Feedback is being sought from farmers following the release of an interim Scottish government report surrounding the future of industry support beyond 2013, when the Common Agricultural Policy (CAP) is scheduled for major reform.
The Clickimin Centre in Lerwick will play host to a public consultation meeting on 11th February at 7.30pm on the findings so far from the inquiry into agriculture led by Brian Pack. The meeting is just one in a long line of consultation exercises scheduled to take place across the country.
The interim findings published on Thursday recommend agricultural support should come from four strands – direct payments, a top-up fund, funding from the rural development programme and Less Favoured Area (LFA) support.
The report argues for the need for direct support to agriculture to ensure the industry can continue to meet the demands placed upon it, highlighting the industry’s strategic importance to the country.
It claims the country’s food and drink supply would be left vulnerable without direct support, and says the need for Europe to recognise that by protecting agricultural spending through CAP is key.
Perhaps one of the more interesting aspects of the report is the concept of a top-up fund financed directly by money from the direct payment budget mentioned above. The concept is new and would need to be argued for in the CAP reform negotiations if Scotland wished to adopt it.
It is hoped the fund could help achieve what the report calls “transformational change” to help increase farming’s efficiency and sustainability. Mr Pack said it was important the issues were discussed in an open forum.
“I will be taking part in extensive public consultations and gathering additional evidence on the various issues flagged up in the report which my committee and I can consider,” he said.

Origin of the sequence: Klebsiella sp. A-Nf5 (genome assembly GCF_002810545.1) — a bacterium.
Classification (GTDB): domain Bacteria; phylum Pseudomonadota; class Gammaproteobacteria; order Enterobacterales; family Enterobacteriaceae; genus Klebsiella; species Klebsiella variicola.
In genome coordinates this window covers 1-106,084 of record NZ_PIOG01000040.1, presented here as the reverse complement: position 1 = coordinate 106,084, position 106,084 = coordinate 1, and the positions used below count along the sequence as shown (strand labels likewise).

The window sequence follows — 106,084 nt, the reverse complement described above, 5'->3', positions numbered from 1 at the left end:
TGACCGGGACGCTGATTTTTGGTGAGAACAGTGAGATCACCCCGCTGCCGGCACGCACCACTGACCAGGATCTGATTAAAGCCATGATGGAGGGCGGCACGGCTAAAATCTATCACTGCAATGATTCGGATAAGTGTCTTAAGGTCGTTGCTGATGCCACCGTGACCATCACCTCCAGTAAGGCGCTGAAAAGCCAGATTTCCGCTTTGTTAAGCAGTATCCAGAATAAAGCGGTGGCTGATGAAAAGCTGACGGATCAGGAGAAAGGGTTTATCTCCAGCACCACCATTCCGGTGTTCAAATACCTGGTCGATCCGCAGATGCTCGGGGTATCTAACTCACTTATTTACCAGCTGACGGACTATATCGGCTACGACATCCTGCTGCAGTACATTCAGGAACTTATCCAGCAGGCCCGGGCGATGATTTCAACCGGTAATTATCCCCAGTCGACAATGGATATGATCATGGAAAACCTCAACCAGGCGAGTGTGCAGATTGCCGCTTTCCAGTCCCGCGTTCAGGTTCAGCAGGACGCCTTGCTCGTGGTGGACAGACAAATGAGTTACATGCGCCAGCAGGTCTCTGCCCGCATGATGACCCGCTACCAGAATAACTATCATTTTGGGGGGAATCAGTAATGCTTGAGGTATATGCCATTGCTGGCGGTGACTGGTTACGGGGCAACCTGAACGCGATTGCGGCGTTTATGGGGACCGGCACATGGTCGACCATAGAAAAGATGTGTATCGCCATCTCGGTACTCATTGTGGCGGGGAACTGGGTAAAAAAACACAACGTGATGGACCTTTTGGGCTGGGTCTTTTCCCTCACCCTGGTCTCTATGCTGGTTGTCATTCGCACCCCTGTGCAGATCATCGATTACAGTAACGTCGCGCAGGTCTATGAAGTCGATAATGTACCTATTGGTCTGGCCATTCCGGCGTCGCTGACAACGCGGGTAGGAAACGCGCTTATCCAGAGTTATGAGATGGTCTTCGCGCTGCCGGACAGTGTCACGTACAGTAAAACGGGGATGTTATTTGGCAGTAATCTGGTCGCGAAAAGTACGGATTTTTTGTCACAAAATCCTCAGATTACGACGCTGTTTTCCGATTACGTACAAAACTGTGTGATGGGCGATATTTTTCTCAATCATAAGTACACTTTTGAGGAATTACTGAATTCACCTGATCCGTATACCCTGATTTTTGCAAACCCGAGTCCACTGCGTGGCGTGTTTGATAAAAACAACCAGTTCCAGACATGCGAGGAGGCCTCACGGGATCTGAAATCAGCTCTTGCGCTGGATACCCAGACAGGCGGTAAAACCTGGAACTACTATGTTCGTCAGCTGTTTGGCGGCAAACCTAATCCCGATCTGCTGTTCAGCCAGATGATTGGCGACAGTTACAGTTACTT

“These meetings will give me the opportunity to explain the thinking that has gone into the interim report and to listen to the views of individual farmers and industry organisations.
“Those views will play an important part in shaping the final outcome of the inquiry and I would encourage as many people as possible to get along to their local meeting.”
Any feedback gathered will help inform the final report, which is scheduled for release in June 2010. Meanwhile, a copy of the full interim report is available at www.scotland.gov.uk/BrianPackInquiry, which also hosts a consultation questionnaire.
The initial findings by Mr Pack have already been described as “an excellent start” by industry leaders.
NFUS president Jim McLaren said: “The document achieves its primary aim of stimulating discussion throughout our industry on how we want crucial funding to be delivered following the forthcoming reform of the Common Agricultural Policy.
“Discussions on the shape of the CAP post-2013 are already underway and we welcome the report’s assertion that there should be no major change in policy until we know the direction in which the rest of the EU is travelling.”